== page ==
“Well I’m glad someone would have saved me if I was hurt.” The boy pointed over a hill.
“I live right over there. This forest is right in my backyard.”
“That must be nice.”
“Yeah it’s cool, where do you live?”
“I live on Orange St. by the entrance to the glen. That’s where I walked from.”
“Wow that’s far.” He seemed impressed. “Why were you crying?”
“My cat’s dying, and my boyfriend left me, and my parents are crazy,” and she walked and talked with this boy for an hour, and it was the first time in a long time she could remember that she genuinely enjoyed talking with another human being.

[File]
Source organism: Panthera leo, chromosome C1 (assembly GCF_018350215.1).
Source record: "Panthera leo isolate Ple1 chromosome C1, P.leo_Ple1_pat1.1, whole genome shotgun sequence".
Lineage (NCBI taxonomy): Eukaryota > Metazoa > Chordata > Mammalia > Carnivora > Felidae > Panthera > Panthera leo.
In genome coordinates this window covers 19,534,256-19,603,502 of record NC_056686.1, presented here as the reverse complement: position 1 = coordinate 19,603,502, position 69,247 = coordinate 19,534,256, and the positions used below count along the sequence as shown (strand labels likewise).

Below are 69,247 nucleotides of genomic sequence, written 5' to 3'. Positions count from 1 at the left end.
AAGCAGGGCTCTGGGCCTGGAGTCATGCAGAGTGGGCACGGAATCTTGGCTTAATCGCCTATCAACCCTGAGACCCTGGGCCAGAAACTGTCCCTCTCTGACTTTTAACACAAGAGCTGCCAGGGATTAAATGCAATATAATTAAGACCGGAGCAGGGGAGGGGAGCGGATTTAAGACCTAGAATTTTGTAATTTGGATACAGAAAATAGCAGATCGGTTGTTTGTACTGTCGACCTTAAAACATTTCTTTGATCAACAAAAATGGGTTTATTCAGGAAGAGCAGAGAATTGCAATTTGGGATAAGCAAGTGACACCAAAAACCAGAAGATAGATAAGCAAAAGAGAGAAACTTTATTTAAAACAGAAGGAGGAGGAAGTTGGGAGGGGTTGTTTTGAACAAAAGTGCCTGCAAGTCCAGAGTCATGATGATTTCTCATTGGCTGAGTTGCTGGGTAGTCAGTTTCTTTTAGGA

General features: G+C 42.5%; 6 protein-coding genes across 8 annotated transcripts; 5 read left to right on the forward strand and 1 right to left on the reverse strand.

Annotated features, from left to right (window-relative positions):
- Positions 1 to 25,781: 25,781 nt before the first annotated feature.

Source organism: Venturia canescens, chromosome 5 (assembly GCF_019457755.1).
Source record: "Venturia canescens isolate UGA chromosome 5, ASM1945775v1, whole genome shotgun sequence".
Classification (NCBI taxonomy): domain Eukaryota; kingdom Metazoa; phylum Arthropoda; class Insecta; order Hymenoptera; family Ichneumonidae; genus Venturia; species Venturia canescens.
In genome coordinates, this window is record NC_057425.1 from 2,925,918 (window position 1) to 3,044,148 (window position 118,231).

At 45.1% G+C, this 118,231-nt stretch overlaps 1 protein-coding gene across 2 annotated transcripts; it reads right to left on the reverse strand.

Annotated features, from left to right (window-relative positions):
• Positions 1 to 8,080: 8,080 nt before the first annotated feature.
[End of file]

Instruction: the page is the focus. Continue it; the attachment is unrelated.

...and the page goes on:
On the day her father died, walking in the woods she wished that she would run into the boy again. She had woken up early in the morning, and before even going to the bathroom she tiptoed over to her father’s room and checked everything like the nurse had showed her how. Her father’s arms were bruised and yellow on his hands and forearms from where the needles were repeatedly put into. He had barely opened his eyes these last few days, and when he did they looked glossy, as if they were drowning. Death really had a smell. The heart monitor machine hummed steadily beside her father. This was not her parent’s bedroom growing up. It had been suggested that her father move into the spare bedroom to fit the trundle bed and all the machines. At first Nat herself had been petrified of putting the thin needles into her father’s skin. Her father of course hadn’t wanted to move, but he finally agreed with a defeated wave of his hand. Nat had automatically opted for the pull-out couch in the living-room. It was closer to her father and basically she felt claustrophobic and insane in her old room. But she had eventually gotten the hang of it…the needles. She had never believed that death really had a smell… but it did. She remembers reading a dialogue in, “For Whom the Bell Tolls” where the strong old Spanish woman was trying to tell the American solider that death had a smell. But he didn’t believe it. Nat’s cat had died a few weeks after she had cried in the woods behind her house before the little boy had approached. She was waiting outside a shady plasma donation center in Reading, and by the tilt and hesitation in her mother’s greeting she already knew what her mother was going to say. She hadn’t cried then. It was something she had already accepted.